If you missed it this was what Elon Musk believes should be the defining characteristic of a spacesuit. Now this may seem weird but it may be that the design that fits his description may end up the best one. The concept is rather than retaining actual atmospheric pressure over the entire body use mechanical compression to provide the equivalent of atmospheric pressure over most of the body. The mechanical counterpressure (MCP) suit or skin suit is not a new idea as the first development started in 1959. The most important benefit of the MCP spacesuit is that it promises greater and easier mobility than any other suit design. Most of the suit would not be air tight allowing the wearers sweat to evaporate normally eliminating the need for the liquid cooling garment required in all other types of spacesuits. Weight of a MCP suit is likely to be around 5 kg making a huge savings in launch costs and most of the suit could fit inside the helmet. With a standard suit any damage to the suit could lead to fatal decompression but damage to a MPC suit would only cause loss of counterpressure at the point of damage and might only result in bruising. It is estimated that a MCP suit would cost $500 thousand as opposed to $4 to $10 million for most other spacesuits.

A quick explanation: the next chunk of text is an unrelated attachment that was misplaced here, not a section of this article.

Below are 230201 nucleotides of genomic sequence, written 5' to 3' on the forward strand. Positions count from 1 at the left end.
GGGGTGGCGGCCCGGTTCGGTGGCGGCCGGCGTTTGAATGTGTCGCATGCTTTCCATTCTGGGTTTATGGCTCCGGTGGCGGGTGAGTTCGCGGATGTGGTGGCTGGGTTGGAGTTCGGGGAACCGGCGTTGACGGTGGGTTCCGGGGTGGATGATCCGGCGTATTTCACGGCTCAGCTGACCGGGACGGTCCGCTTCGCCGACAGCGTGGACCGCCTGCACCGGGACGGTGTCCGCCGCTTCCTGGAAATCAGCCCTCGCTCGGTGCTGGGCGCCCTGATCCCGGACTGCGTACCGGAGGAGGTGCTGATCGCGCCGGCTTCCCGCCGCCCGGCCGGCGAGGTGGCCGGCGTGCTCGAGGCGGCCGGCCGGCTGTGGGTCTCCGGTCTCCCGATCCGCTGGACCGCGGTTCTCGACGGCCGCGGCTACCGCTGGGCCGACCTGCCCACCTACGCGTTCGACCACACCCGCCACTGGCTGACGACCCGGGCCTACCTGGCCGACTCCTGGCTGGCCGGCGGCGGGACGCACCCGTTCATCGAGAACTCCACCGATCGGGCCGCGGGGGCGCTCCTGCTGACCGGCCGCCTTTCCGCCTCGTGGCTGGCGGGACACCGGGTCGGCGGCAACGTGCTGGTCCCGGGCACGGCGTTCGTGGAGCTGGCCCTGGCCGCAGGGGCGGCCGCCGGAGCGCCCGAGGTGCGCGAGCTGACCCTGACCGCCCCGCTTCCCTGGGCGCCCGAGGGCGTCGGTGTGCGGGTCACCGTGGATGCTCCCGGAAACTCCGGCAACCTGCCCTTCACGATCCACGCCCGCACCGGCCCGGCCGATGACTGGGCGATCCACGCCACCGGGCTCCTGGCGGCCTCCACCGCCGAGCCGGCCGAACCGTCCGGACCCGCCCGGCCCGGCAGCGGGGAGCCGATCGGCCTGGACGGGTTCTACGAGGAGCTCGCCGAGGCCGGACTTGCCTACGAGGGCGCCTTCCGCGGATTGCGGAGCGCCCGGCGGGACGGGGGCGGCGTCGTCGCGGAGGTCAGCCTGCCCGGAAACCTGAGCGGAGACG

The biggest drawback originally was that that it took much longer than other spacesuits to get into. This was mainly due to the fact that the counterpressure was supplied by a large number of zippers and straps. It is difficult to maintain even counterpressure over the entire skin without sacrificing mobility. Also current designs only can maintain the minimum pressure resulting in the same issue with the lengthy pre-breathing requirement. All of these drawbacks are largely a matter of development required. Current suit designs using advanced materials are making progress toward making suit up time faster and make the suit pressure higher. More research will be needed before the MCP suit replaces current designs but the advantages will be worth the effort.